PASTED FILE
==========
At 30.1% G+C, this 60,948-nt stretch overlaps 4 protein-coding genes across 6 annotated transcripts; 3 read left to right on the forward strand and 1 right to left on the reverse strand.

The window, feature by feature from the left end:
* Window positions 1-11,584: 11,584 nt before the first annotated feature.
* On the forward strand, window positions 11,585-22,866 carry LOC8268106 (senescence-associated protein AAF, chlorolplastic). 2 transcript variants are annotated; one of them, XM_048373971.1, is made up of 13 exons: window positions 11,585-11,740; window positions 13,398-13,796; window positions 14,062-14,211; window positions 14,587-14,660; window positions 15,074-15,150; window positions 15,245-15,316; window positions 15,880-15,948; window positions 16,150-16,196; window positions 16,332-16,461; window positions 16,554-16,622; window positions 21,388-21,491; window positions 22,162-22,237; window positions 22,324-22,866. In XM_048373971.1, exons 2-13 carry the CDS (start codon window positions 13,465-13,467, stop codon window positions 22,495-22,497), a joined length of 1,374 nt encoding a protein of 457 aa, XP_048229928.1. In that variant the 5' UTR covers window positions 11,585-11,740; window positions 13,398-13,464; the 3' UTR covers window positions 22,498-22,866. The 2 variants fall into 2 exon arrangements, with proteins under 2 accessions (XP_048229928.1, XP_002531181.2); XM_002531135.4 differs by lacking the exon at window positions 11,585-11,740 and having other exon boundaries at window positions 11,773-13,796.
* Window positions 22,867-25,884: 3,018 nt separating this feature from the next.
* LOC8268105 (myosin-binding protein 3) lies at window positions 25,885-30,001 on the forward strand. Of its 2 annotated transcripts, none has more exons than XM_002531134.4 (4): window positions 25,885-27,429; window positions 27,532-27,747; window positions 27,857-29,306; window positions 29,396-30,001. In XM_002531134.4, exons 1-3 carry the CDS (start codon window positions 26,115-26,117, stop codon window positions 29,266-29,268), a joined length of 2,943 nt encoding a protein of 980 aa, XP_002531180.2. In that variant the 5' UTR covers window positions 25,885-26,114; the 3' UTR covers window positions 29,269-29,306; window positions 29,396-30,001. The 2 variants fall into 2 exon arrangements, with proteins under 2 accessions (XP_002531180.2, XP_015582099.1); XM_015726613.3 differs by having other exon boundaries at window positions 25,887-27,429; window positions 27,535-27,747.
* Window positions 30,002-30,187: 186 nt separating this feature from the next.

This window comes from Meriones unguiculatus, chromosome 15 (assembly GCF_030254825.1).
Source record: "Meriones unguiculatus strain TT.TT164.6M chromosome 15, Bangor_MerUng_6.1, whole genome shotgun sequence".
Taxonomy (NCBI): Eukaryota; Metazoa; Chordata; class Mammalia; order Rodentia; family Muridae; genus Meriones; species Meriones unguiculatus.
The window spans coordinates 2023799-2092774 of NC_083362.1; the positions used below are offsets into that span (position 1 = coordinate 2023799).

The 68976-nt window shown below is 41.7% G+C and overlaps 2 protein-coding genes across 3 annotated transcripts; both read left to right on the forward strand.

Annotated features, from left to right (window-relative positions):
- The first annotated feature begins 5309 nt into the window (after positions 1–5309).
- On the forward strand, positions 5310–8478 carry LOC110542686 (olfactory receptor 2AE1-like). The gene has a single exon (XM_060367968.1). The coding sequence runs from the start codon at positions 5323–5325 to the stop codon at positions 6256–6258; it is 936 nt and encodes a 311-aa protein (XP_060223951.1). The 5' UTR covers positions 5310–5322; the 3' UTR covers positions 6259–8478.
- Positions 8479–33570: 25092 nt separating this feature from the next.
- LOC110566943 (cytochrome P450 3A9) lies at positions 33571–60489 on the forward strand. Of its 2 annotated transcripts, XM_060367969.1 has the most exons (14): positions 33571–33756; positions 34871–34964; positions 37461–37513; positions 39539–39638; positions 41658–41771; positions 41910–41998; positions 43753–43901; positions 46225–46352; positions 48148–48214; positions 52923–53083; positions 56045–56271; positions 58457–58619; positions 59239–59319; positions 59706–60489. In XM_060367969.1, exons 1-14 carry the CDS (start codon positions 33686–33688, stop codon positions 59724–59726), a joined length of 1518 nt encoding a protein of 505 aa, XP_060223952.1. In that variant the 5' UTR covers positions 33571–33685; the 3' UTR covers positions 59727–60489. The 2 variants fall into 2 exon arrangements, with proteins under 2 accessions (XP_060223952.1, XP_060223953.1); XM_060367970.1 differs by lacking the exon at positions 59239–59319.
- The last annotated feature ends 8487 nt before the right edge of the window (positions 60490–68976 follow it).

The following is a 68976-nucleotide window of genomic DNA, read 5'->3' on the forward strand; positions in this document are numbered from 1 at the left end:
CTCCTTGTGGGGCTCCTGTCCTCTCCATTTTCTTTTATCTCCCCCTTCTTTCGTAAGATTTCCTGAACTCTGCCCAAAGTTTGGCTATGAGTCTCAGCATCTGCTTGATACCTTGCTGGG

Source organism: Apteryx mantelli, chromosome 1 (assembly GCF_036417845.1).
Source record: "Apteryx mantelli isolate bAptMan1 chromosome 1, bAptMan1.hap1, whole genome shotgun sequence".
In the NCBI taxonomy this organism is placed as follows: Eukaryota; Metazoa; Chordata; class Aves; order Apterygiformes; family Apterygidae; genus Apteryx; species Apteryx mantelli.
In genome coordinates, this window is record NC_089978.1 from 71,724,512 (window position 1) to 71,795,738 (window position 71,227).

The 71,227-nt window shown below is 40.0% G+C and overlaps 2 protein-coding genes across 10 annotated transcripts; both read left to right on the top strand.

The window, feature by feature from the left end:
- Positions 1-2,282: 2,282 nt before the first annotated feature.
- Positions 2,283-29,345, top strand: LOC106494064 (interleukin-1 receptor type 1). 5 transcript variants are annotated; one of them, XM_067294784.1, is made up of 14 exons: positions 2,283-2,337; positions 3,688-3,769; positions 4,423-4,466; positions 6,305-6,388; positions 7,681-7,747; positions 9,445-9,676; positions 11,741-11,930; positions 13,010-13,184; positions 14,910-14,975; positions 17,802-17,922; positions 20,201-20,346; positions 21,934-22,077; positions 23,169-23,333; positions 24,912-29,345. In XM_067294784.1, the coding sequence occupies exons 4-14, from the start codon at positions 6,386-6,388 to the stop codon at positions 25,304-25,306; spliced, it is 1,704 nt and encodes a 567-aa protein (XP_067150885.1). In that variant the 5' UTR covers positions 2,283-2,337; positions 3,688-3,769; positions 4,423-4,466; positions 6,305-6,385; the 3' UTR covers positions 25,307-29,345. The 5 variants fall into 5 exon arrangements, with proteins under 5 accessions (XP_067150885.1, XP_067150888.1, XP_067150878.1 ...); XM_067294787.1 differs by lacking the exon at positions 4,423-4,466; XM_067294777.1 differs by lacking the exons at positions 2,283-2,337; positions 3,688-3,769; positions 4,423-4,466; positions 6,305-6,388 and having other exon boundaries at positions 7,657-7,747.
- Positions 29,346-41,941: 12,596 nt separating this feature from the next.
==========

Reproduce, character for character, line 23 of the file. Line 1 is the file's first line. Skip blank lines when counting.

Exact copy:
In the NCBI taxonomy this organism is placed as follows: Eukaryota; Metazoa; Chordata; class Aves; order Apterygiformes; family Apterygidae; genus Apteryx; species Apteryx mantelli.